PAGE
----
Avoid eating things that come from a package as often as possible as they are usually empty calories. I think this one is pretty straightforward.
If you want to be lean and toned, your routine should be strength training. I read an article saying, “Women can physically not bulk up” (read Women and Weightlifting), so there is no reason to steer clear of weight training.
If you want to stay lean, use light weights and high repetitions.
Use a weight that is light enough but hard to complete the exercise by repetition number 18-20 instead of 8-15, such as when you are trying to build strength. Remember, lifting heavy has a longer-lasting benefit of helping you stay lean.
Always remember to have fun during the process of reaching your personal goal.
Work hard and have fun. It is vital to get a good amount of rest. Do not make the mistake of thinking that dancers should be in high-energy mode all the time. You need your downtime as much as you need your movement.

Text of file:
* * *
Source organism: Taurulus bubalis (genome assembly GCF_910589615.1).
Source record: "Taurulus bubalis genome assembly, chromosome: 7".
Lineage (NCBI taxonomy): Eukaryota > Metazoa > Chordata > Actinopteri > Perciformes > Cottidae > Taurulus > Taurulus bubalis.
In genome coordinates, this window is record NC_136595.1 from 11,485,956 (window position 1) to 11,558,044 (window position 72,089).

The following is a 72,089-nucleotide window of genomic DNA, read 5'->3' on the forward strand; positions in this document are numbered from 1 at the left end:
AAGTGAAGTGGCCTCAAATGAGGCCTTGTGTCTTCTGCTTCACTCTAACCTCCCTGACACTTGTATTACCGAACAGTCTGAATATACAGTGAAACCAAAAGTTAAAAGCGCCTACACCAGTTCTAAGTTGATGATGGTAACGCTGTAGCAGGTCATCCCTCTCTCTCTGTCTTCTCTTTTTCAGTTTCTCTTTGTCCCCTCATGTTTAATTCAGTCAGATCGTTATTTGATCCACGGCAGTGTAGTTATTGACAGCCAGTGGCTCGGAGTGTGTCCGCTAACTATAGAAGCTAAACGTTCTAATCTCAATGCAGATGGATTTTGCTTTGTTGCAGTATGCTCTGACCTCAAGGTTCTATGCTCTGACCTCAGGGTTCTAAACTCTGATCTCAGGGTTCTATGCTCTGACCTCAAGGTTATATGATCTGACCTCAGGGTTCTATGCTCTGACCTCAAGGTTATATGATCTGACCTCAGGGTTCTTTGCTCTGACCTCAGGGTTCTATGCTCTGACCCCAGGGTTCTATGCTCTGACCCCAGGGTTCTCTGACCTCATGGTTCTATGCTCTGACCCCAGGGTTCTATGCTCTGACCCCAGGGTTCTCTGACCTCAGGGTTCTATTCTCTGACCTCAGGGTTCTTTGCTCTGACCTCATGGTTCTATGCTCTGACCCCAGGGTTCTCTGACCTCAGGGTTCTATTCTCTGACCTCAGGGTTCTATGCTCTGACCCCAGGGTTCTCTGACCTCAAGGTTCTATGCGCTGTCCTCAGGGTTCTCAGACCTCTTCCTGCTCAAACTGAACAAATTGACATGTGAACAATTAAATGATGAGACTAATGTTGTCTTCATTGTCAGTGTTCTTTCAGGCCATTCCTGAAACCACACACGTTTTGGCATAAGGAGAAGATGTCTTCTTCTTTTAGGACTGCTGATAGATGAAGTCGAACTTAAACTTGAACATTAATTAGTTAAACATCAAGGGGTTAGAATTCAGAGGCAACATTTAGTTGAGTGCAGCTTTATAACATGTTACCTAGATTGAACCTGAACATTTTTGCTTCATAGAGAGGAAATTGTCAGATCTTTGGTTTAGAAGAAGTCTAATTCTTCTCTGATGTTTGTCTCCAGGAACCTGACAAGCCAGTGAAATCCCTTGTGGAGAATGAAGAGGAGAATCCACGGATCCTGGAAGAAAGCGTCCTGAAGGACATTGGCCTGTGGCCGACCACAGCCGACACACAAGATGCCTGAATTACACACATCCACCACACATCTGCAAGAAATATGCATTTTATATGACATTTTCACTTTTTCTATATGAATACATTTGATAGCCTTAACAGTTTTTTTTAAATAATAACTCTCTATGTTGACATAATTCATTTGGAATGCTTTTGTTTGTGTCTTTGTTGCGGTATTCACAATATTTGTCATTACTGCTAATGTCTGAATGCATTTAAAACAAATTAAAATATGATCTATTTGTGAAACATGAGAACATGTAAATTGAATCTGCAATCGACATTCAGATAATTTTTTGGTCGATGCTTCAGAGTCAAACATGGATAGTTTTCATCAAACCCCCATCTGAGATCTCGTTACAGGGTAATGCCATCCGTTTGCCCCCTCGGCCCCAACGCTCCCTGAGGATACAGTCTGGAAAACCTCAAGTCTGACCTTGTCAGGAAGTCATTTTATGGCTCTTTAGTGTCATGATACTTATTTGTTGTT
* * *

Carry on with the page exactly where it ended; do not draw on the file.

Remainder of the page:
Make sure you enjoy a good, deep sleep every night. Trust me, cultivating good sleeping habits is essential whether you are a dance student or a seasoned professional.
Eat for Performance
Someone once told me that ‘Dancers is like poetry in motion.’ I thought at that moment, that he had one too many drinks, but while they may make all the moves look easy, the fact is that dancers are highly skilled people.
You need to ensure they are putting the proper fuel into your bodies so you can perform well in rehearsals, dancing socially, or performing on stage.